Australia’s Ministry of Trade, Tourism and Investment said the meat-processing firms, which account for 30% of Australia’s beef exports to China, can now resume exporting.
In July, China banned imports from Australian Country Choice, Thomas Foods International, Kilcoy Pastoral Company, JBS Beef City, Primo JBS and Northern Co-operative Meat Company. The Australian government said that the Chinese Government had objected to labelling inconsistencies on the beef and lamb imports from Australia.
Patrick Hutchinson, CEO of the Australian Meat Industry Council (AMIC), which represents retailers, processors, exporters and small goods manufacturers in the meat and livestock industry, had estimated the business loss of $1m a day across the six firms.
“This (resolution) was a large team effort, led by (Trade, Tourism and Investment) Minister Ciobo, Department of Agriculture and Water Resources (DAWR) departmental staff and AMIC,” AMIC chairman Lachie Hart said.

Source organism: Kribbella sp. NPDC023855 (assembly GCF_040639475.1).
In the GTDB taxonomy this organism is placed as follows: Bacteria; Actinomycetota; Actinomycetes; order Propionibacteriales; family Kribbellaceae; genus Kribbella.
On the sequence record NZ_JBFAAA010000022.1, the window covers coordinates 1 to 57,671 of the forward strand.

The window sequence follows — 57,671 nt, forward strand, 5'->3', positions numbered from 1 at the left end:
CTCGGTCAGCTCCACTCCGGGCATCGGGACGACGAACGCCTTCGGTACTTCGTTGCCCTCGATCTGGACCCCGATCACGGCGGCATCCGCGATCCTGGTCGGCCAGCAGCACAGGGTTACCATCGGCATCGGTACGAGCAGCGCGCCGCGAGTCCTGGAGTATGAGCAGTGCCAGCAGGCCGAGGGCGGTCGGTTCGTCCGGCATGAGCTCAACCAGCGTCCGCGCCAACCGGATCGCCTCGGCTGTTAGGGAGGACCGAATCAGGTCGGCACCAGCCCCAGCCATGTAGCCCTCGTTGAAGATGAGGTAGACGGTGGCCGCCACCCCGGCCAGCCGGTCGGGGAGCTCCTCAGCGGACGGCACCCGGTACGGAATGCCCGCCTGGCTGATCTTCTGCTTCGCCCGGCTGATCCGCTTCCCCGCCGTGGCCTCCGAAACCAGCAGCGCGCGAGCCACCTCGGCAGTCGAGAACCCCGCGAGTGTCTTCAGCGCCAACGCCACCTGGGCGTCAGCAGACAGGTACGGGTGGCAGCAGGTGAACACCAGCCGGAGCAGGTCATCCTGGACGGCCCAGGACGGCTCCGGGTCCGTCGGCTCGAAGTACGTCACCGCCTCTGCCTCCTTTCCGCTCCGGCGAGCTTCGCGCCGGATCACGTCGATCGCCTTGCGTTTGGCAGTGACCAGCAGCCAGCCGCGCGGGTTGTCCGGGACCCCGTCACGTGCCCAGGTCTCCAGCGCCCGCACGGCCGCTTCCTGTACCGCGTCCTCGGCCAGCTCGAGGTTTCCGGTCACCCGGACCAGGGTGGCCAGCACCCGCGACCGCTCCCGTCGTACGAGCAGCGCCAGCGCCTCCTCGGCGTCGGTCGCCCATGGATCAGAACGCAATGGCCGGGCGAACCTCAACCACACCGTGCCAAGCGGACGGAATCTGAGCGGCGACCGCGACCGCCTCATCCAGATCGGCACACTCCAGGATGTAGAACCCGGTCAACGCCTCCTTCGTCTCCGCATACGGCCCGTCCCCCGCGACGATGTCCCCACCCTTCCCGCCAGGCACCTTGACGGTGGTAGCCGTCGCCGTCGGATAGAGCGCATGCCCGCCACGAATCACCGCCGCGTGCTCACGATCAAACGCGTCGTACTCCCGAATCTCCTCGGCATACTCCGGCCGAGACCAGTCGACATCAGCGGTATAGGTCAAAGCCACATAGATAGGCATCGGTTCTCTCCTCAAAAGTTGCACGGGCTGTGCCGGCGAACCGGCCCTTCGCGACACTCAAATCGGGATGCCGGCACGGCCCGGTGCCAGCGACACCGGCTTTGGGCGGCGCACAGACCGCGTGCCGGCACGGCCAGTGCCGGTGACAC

On the lifting of the suspension, the Ministry stated: “The government works hard to preserve our clean, green and safe food credentials and this remains key to maintaining our agricultural trade with countries such as China.”
Both AMIC and the Ministry said that they would continue to work with the DAWR and the Department of Foreign Affairs and Trade to cooperate with the Chinese authorities in recommencing trade for the six firms.
According to the Ministry, beef exports to China were worth $670 million in 2016.
Just in March, Prime Minister Malcolm Turnbull and Premier Li Keqiang had signed a deal to grow agricultural trade between the two Asia-Pacific nations. The number of meat processing firms permitted to send chilled or refrigerated and vacuum-packed beef to China was due to more than triple. With the ban over, trade growth is set to continue.